Finishing Lemche’s Israelites in History and Tradition

I finished Niels Peter Lemche’s The Israelites in History and Tradition.  Here are some points:

1. In my opinion, the main point of Lemche’s book is on page 155: “The only thing that remains is the tradition of two tiny states of Palestine in the Iron Age, which were long after their disappearance chosen as the basis of a history of a new nation to be established on the soil of Palestine in the postexilic period.  The tradition may have been preserved by descendants of the people who were really carried into exile by the Assyrians and Babylonians, or by others, who simply inherited the tradition and re-created it as their own story.”

The following from pages 165-166 also summarizes Lemche’s argument: “It is one of the theses of this book that the Israel found on the pages of the Old Testament is an artificial creation which has little more than one thing in common with the Israel that existed once upon in time in Palestine, that is, the name.  Apart from this not insignificant element, the Israelite nation as explained by the biblical writers has little in the way of a historical background.  It is a highly idealized construct created by ancient scholars of Jewish tradition in order to legitimize their own religious community and its religio-political claims on land and religious exclusivity.  This literary society has been built up around a model of the league of twelve tribes of Israel, almost as borrowed from Greek tradition, and has been provided with the necessary features to make it appear to be for a people.  It is, however, so far removed from the sociopolitical and religious realities of Palestine in the Iron Age that it can be difficult to find anything of relevance except in the name of the god Yahweh.  The home of this god may have been to the south of Palestine, but he was in the Iron Age clearly a very popular deity in most of Palestine, in contrast to the biblical Yahweh, however, related to the female deity Asherah in some way.”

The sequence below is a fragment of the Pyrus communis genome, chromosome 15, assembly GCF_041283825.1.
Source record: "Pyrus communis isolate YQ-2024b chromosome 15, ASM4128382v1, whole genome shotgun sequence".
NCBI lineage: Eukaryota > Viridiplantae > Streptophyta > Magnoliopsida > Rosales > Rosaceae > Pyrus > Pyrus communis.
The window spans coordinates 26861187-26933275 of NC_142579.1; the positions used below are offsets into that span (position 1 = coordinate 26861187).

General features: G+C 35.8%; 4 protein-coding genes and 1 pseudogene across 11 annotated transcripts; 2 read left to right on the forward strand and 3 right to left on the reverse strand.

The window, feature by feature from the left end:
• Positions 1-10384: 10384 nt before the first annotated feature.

For Lemche, there is no evidence that there was an ancient Israel that was a national religious community in the Late Bronze and Iron Ages, as we encounter in the Hebrew Bible.  The Merneptah Stele mentions an “Israel,” but how do we know that this is the Israel of the Hebrew Bible, which extends from Abraham to after the exile?  Ancient primary sources refer to the “House of Omri,” but how can we be sure that what the Hebrew Bible says about Omri and his line is historically-accurate, especially when it was written long after the time of Omri?  Many have tried to identify an Israelite material culture or evidence for a Solomonic kingdom, pointing to a specific house-type, or collared-rim storage jars, or a six-chambered gate.  But these things also exist outside of the land that supposedly was Israel.  The house form is in the Transjordan, and a six-chambered gate is in Ashdod, in Philistia.  So they’re not proof that there was a nation called Israel in the Iron Age, for they exist elsewhere.  (As far as I could see, Lemche doesn’t interact in this book with the argument that the absence of pig bones in the central hills is a cultural marker of ancient Israel.)  The people in the central hills, for Lemche, were not different from their neighbors—even the language was roughly the same (as the Hebrew Bible mostly depicts)!

So how did there emerge the notion that there was an Israel that was a sort of national church, intended by God to be separate from the pagan nations?  Lemche believes that the history of Israel was a post-exilic creation, either by those who went into exile from Samaria and Judah, or by people claiming the identity of the people who once inhabited that land.  They gave themselves a constitution, and the Conquest was a story justifying their claim to the land, expressing their hope that its other inhabitants would die.  They sought to be separate from other nations, and yet they recognized that interaction with other nations would occur, and so Genesis 17 discusses the circumcision of foreigners.